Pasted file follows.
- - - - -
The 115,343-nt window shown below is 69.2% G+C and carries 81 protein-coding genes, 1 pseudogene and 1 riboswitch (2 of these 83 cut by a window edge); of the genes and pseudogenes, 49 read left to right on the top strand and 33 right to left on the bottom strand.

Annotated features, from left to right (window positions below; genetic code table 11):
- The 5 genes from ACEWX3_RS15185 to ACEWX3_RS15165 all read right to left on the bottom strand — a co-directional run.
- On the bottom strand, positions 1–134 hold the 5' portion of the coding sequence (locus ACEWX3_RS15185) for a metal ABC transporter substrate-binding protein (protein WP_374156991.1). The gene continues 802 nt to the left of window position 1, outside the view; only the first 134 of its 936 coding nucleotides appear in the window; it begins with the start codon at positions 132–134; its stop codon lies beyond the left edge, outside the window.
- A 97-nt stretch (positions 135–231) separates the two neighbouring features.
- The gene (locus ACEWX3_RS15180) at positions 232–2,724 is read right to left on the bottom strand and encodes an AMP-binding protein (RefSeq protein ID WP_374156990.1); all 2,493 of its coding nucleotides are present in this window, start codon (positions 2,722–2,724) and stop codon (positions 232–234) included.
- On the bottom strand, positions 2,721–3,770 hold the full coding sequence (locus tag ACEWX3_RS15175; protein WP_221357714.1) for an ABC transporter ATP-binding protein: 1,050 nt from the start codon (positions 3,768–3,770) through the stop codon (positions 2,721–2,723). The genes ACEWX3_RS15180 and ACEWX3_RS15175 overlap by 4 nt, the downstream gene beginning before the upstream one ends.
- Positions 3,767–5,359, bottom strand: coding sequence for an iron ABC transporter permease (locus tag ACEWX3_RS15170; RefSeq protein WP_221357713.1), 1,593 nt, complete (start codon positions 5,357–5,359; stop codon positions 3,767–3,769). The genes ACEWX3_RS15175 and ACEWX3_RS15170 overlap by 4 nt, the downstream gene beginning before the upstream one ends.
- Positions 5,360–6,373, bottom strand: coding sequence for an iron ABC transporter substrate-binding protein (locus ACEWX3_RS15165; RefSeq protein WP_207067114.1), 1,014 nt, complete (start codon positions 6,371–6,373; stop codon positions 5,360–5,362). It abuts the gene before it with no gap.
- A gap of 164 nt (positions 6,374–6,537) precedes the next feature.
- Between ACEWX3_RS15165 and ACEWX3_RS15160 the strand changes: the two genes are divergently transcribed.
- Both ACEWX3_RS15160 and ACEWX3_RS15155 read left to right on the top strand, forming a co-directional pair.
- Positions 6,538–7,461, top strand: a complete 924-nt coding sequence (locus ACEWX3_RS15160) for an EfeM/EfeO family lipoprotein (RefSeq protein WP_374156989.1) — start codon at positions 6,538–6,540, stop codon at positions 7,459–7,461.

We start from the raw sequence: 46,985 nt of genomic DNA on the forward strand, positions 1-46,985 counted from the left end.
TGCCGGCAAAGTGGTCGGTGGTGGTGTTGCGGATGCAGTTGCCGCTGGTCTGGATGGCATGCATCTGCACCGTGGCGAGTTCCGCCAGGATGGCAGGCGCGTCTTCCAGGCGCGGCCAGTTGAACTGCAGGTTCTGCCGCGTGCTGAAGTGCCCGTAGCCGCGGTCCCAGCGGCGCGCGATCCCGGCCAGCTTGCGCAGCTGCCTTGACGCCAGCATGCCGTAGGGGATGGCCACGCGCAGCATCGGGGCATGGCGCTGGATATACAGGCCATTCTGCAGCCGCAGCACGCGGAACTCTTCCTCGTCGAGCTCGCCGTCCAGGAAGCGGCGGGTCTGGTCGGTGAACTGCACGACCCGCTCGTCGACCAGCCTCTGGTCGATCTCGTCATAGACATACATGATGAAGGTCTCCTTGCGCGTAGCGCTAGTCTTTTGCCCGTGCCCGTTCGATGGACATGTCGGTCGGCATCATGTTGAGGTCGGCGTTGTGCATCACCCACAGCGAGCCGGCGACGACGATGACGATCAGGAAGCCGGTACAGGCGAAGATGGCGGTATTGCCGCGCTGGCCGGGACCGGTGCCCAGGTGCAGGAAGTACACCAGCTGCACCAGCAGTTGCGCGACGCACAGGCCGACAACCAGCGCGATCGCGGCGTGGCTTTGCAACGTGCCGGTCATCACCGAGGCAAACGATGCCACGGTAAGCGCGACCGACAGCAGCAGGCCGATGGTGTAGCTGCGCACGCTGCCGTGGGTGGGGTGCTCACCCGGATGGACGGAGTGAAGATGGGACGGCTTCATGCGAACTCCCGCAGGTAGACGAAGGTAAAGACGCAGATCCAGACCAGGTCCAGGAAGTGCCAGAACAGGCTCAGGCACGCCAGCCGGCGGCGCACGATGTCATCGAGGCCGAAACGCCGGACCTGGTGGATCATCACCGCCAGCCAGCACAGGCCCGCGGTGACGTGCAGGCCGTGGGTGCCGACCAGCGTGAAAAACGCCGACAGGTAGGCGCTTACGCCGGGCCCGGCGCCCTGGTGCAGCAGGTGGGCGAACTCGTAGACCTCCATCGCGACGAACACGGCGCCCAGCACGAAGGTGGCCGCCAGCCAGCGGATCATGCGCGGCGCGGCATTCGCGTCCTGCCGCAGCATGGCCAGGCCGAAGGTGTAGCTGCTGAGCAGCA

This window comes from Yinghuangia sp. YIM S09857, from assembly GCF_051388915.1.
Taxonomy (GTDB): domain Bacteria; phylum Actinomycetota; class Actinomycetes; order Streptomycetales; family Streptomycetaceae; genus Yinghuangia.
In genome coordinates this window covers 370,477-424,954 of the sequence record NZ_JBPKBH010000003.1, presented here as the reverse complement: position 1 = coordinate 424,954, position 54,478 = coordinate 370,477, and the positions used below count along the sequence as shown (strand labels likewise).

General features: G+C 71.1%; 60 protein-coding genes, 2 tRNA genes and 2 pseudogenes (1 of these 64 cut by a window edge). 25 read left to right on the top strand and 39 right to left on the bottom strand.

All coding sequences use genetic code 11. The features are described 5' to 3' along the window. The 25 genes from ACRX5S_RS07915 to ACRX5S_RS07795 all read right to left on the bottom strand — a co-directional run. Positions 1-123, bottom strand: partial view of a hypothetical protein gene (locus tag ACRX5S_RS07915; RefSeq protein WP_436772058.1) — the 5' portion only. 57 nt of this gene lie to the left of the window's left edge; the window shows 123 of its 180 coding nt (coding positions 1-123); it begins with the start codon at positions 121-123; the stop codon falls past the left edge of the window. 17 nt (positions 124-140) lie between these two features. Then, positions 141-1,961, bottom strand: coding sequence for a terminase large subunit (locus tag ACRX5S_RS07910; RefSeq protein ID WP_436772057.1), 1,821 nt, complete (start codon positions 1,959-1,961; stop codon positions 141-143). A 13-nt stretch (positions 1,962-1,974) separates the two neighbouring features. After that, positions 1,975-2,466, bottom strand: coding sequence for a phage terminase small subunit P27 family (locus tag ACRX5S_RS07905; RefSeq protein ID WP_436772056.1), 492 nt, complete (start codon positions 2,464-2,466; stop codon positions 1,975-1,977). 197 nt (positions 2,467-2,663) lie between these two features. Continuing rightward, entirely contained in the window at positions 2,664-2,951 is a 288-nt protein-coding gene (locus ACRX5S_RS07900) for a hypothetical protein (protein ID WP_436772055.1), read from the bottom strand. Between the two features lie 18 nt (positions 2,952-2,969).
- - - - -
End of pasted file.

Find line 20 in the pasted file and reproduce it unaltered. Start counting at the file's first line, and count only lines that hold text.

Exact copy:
All coding sequences use genetic code 11. The features are described 5' to 3' along the window. The 25 genes from ACRX5S_RS07915 to ACRX5S_RS07795 all read right to left on the bottom strand — a co-directional run. Positions 1-123, bottom strand: partial view of a hypothetical protein gene (locus tag ACRX5S_RS07915; RefSeq protein WP_436772058.1) — the 5' portion only. 57 nt of this gene lie to the left of the window's left edge; the window shows 123 of its 180 coding nt (coding positions 1-123); it begins with the start codon at positions 121-123; the stop codon falls past the left edge of the window. 17 nt (positions 124-140) lie between these two features. Then, positions 141-1,961, bottom strand: coding sequence for a terminase large subunit (locus tag ACRX5S_RS07910; RefSeq protein ID WP_436772057.1), 1,821 nt, complete (start codon positions 1,959-1,961; stop codon positions 141-143). A 13-nt stretch (positions 1,962-1,974) separates the two neighbouring features. After that, positions 1,975-2,466, bottom strand: coding sequence for a phage terminase small subunit P27 family (locus tag ACRX5S_RS07905; RefSeq protein ID WP_436772056.1), 492 nt, complete (start codon positions 2,464-2,466; stop codon positions 1,975-1,977). 197 nt (positions 2,467-2,663) lie between these two features. Continuing rightward, entirely contained in the window at positions 2,664-2,951 is a 288-nt protein-coding gene (locus ACRX5S_RS07900) for a hypothetical protein (protein ID WP_436772055.1), read from the bottom strand. Between the two features lie 18 nt (positions 2,952-2,969).